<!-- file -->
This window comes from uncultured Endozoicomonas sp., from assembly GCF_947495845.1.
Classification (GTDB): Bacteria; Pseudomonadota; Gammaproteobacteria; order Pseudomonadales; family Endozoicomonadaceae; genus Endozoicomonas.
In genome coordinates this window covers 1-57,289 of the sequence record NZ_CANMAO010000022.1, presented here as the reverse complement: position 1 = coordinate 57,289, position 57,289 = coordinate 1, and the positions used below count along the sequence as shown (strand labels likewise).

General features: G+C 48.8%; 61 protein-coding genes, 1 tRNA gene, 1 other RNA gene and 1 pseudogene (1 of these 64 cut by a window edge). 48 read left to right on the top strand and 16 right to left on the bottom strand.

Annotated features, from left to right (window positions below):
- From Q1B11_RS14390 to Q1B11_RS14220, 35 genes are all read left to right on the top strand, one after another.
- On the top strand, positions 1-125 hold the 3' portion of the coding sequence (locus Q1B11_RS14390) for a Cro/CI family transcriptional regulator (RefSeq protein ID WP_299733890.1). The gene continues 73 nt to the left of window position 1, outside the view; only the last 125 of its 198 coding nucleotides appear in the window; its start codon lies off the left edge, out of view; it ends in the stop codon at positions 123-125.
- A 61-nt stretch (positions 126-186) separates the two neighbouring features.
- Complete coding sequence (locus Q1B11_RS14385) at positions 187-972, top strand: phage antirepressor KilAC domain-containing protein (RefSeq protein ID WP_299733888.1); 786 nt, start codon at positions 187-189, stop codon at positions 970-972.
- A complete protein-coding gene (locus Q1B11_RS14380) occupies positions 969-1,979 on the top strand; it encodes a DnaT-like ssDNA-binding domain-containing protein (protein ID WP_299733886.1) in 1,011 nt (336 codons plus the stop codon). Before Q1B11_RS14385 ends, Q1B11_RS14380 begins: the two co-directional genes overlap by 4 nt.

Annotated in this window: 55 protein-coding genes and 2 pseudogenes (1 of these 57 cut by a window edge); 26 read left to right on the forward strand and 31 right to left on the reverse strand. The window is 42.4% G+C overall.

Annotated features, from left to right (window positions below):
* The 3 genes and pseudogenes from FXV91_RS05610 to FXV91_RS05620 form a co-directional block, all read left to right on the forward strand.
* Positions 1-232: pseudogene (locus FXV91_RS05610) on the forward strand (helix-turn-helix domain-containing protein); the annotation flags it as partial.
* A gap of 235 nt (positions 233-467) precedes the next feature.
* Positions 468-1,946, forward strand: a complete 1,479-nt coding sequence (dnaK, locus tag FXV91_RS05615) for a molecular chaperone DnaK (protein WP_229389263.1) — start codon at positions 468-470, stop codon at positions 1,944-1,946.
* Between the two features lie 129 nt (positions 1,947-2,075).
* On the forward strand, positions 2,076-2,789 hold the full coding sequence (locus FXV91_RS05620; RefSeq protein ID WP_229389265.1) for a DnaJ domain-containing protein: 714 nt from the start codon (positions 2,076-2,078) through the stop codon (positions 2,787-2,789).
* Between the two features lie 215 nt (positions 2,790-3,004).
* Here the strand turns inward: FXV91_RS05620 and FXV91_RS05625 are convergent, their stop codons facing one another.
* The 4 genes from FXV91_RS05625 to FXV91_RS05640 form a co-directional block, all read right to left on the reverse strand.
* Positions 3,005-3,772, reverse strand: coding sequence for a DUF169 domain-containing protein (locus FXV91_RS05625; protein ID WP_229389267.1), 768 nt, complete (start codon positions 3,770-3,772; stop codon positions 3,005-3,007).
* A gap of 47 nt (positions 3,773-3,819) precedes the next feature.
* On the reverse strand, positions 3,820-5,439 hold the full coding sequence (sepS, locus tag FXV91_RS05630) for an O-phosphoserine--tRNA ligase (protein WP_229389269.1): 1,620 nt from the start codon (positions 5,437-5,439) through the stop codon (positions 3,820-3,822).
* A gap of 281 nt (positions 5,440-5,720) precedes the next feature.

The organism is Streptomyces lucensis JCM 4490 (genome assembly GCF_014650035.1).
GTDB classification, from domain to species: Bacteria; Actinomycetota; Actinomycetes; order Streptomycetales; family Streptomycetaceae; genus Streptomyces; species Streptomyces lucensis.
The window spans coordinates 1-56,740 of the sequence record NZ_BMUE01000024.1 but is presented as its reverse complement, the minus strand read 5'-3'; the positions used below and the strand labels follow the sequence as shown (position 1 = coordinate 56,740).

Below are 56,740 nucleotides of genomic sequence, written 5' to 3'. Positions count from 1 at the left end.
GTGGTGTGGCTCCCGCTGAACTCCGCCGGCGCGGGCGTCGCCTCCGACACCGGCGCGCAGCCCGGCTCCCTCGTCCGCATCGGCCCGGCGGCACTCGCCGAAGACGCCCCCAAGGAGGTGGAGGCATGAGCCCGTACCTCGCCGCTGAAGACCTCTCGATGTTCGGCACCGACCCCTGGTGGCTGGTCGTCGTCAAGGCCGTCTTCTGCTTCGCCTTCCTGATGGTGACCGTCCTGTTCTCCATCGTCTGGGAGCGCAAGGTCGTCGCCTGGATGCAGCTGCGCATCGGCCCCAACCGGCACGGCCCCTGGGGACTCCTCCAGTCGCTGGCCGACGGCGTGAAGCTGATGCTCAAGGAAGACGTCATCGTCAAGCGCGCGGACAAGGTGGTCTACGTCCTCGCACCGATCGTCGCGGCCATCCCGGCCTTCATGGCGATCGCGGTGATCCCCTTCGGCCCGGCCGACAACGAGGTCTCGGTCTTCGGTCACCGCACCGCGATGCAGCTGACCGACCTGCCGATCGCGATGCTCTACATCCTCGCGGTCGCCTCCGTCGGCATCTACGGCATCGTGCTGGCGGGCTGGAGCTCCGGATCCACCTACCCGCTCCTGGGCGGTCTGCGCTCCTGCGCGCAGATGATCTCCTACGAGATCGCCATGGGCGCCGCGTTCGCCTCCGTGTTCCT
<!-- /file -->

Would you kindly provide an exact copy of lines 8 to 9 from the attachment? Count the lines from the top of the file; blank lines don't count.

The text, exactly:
- A 61-nt stretch (positions 126-186) separates the two neighbouring features.
- Complete coding sequence (locus Q1B11_RS14385) at positions 187-972, top strand: phage antirepressor KilAC domain-containing protein (RefSeq protein ID WP_299733888.1); 786 nt, start codon at positions 187-189, stop codon at positions 970-972.